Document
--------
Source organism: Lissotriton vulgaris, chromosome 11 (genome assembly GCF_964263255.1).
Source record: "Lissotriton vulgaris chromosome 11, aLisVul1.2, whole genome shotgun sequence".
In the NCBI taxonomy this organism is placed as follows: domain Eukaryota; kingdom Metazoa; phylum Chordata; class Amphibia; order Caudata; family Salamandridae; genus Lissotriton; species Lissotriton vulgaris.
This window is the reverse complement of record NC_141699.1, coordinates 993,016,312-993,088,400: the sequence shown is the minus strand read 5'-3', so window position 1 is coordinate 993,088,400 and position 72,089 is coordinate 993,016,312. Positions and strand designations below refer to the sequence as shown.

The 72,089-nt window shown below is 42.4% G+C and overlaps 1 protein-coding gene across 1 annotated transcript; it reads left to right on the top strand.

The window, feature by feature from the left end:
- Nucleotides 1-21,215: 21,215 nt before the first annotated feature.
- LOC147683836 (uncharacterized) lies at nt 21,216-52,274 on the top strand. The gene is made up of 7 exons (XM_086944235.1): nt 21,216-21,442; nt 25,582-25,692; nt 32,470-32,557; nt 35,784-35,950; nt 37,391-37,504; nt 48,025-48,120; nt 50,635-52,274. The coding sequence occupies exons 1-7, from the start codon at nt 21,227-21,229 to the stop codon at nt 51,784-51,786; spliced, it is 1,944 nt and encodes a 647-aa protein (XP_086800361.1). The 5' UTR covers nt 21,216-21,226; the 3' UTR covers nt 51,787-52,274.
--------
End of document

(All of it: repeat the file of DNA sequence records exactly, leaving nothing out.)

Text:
Source organism: Lissotriton vulgaris, chromosome 11 (genome assembly GCF_964263255.1).
Source record: "Lissotriton vulgaris chromosome 11, aLisVul1.2, whole genome shotgun sequence".
In the NCBI taxonomy this organism is placed as follows: domain Eukaryota; kingdom Metazoa; phylum Chordata; class Amphibia; order Caudata; family Salamandridae; genus Lissotriton; species Lissotriton vulgaris.
This window is the reverse complement of record NC_141699.1, coordinates 993,016,312-993,088,400: the sequence shown is the minus strand read 5'-3', so window position 1 is coordinate 993,088,400 and position 72,089 is coordinate 993,016,312. Positions and strand designations below refer to the sequence as shown.

The 72,089-nt window shown below is 42.4% G+C and overlaps 1 protein-coding gene across 1 annotated transcript; it reads left to right on the top strand.

The window, feature by feature from the left end:
- Nucleotides 1-21,215: 21,215 nt before the first annotated feature.
- LOC147683836 (uncharacterized) lies at nt 21,216-52,274 on the top strand. The gene is made up of 7 exons (XM_086944235.1): nt 21,216-21,442; nt 25,582-25,692; nt 32,470-32,557; nt 35,784-35,950; nt 37,391-37,504; nt 48,025-48,120; nt 50,635-52,274. The coding sequence occupies exons 1-7, from the start codon at nt 21,227-21,229 to the stop codon at nt 51,784-51,786; spliced, it is 1,944 nt and encodes a 647-aa protein (XP_086800361.1). The 5' UTR covers nt 21,216-21,226; the 3' UTR covers nt 51,787-52,274.